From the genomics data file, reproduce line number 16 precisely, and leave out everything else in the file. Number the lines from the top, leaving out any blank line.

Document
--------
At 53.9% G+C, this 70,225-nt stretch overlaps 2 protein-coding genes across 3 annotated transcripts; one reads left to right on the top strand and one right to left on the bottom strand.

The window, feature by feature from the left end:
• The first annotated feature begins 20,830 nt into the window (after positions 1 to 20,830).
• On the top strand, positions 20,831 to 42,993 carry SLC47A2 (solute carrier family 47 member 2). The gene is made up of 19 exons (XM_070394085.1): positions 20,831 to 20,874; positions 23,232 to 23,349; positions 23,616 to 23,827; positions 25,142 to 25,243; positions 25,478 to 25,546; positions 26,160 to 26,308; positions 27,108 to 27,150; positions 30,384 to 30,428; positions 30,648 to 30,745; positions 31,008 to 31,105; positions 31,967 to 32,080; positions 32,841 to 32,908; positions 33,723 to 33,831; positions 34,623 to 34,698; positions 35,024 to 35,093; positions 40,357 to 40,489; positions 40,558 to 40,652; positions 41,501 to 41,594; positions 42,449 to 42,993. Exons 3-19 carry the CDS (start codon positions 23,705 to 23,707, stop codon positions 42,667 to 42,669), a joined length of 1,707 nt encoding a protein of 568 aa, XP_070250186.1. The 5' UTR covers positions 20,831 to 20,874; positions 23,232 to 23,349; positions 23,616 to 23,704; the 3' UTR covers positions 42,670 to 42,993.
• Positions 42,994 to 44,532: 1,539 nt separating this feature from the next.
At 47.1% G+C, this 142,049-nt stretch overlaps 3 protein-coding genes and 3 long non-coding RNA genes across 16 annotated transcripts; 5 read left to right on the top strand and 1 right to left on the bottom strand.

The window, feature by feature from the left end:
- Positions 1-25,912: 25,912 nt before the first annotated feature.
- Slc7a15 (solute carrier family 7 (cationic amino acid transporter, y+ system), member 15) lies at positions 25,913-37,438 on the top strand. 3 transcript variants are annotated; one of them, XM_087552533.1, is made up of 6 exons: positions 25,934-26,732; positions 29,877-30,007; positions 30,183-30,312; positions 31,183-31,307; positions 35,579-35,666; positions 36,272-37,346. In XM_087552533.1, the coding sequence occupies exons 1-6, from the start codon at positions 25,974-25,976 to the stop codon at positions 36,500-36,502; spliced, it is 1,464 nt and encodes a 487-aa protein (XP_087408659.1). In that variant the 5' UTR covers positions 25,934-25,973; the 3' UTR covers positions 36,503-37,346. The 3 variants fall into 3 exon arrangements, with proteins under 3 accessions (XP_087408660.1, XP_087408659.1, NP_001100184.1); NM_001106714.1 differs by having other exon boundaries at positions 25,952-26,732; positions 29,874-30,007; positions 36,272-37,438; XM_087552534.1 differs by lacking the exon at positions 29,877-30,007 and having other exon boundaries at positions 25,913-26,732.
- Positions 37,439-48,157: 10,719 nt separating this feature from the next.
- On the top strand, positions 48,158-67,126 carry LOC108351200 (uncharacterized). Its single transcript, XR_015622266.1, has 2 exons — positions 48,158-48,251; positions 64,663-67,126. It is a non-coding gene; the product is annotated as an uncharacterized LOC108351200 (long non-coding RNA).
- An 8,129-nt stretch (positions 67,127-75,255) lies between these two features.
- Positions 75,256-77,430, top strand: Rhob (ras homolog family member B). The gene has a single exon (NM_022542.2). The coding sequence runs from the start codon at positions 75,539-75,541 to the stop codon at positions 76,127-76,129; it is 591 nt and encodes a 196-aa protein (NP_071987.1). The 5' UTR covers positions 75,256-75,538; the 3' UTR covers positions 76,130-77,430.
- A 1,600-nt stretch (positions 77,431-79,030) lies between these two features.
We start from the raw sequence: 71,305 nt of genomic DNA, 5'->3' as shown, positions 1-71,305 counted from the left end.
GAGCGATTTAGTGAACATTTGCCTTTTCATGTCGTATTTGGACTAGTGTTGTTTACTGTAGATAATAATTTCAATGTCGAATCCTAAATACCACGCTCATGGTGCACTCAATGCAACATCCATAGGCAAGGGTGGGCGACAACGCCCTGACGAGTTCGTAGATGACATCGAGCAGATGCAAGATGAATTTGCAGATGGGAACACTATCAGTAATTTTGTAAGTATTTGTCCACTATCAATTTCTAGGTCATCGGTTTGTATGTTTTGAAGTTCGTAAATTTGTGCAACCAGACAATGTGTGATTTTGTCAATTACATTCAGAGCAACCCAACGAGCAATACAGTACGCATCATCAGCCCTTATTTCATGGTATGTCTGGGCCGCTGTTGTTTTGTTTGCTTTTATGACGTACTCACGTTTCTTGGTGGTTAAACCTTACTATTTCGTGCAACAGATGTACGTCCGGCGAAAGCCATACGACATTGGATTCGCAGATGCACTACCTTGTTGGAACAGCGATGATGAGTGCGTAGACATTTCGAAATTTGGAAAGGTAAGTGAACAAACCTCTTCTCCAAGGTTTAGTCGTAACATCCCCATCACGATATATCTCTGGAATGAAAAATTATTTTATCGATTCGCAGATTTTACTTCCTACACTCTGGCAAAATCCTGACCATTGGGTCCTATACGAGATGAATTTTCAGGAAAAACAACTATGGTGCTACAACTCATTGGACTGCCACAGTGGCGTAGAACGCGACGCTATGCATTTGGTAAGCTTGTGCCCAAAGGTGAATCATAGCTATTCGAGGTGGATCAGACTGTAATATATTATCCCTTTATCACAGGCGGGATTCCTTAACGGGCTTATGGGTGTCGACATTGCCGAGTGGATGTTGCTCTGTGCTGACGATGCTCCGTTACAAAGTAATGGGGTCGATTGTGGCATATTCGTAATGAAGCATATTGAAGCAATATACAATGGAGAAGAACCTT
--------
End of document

GAGCGATTTAGTGAACATTTGCCTTTTCATGTCGTATTTGGACTAGTGTTGTTTACTGTAGATAATAATTTCAATGTCGAATCCTAAATACCACGCTCATGGTGCACTCAATGCAACATCCATAGGCAAGGGTGGGCGACAACGCCCTGACGAGTTCGTAGATGACATCGAGCAGATGCAAGATGAATTTGCAGATGGGAACACTATCAGTAATTTTGTAAGTATTTGTCCACTATCAATTTCTAGGTCATCGGTTTGTATGTTTTGAAGTTCGTAAATTTGTGCAACCAGACAATGTGTGATTTTGTCAATTACATTCAGAGCAACCCAACGAGCAATACAGTACGCATCATCAGCCCTTATTTCATGGTATGTCTGGGCCGCTGTTGTTTTGTTTGCTTTTATGACGTACTCACGTTTCTTGGTGGTTAAACCTTACTATTTCGTGCAACAGATGTACGTCCGGCGAAAGCCATACGACATTGGATTCGCAGATGCACTACCTTGTTGGAACAGCGATGATGAGTGCGTAGACATTTCGAAATTTGGAAAGGTAAGTGAACAAACCTCTTCTCCAAGGTTTAGTCGTAACATCCCCATCACGATATATCTCTGGAATGAAAAATTATTTTATCGATTCGCAGATTTTACTTCCTACACTCTGGCAAAATCCTGACCATTGGGTCCTATACGAGATGAATTTTCAGGAAAAACAACTATGGTGCTACAACTCATTGGACTGCCACAGTGGCGTAGAACGCGACGCTATGCATTTGGTAAGCTTGTGCCCAAAGGTGAATCATAGCTATTCGAGGTGGATCAGACTGTAATATATTATCCCTTTATCACAGGCGGGATTCCTTAACGGGCTTATGGGTGTCGACATTGCCGAGTGGATGTTGCTCTGTGCTGACGATGCTCCGTTACAAAGTAATGGGGTCGATTGTGGCATATTCGTAATGAAGCATATTGAAGCAATATACAATGGAGAAGAACCTT